The global average temperature is not merely hard to measure, but harder to define then it might seem at first.

One measure of the Earth's temperature used by the IPCC is based on an average of land and ocean temperatures over a long period of time and looking for changes. This is not always simple, since the methods for measuring ocean temperatures have changed, so it is hard to say if a small change is due to a change in ocean temperatures or measuring methods. On land, if temperatures are measured in different places a different average temperature is only to be expected - and if the same spot has gone from being in a remote country area to the middle of a city build up around it, that might well change the average temperature as well.

Temperature measurements from orbital satellites are believed to reflect the temperatures of layers of the atmosphere rather than the ground - but these are part of the Earth as well, and show differences.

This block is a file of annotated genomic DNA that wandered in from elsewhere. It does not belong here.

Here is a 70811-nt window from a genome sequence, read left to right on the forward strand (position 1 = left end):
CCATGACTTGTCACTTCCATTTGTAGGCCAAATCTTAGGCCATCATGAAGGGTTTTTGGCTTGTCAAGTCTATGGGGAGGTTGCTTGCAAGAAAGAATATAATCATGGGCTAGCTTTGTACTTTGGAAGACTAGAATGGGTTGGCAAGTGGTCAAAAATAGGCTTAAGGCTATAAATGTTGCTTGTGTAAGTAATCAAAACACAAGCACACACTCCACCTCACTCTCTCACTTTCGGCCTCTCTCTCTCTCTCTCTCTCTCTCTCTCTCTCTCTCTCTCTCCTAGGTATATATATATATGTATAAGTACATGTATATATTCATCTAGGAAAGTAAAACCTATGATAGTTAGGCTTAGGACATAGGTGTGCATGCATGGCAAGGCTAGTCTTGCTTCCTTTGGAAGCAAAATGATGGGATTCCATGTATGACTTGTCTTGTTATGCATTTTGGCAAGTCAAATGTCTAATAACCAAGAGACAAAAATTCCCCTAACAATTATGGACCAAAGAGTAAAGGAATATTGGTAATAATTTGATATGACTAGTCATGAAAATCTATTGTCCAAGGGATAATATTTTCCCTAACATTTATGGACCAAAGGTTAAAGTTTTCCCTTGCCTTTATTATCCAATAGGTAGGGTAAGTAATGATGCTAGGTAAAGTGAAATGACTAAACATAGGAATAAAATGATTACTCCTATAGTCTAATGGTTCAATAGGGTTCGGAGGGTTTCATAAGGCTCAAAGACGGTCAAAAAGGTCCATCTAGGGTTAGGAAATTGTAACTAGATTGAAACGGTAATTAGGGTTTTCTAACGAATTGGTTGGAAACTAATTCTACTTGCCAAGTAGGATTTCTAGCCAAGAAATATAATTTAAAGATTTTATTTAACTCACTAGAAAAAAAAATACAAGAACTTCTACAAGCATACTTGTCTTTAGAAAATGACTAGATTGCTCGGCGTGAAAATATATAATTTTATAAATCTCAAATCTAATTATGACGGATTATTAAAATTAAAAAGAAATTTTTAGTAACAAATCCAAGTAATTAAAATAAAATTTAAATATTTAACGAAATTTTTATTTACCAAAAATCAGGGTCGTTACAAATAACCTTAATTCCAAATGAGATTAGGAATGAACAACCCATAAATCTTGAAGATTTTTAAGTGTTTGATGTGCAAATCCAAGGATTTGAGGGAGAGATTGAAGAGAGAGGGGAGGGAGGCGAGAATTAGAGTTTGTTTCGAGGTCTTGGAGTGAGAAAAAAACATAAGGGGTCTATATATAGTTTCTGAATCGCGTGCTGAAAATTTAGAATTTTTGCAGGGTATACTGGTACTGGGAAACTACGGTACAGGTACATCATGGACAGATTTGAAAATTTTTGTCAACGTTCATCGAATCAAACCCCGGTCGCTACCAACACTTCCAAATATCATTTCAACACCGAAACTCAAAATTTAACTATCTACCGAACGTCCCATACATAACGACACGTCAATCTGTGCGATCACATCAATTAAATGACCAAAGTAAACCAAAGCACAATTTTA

Even those scientists who object to the Kyoto protocols and any efforts to fight global warming which might impact the economy in any way generally agree some warming has occured, despite all measurement questions they might raise.

Source: The Satanic Gases by Patrick Michaels and Robert Balling.

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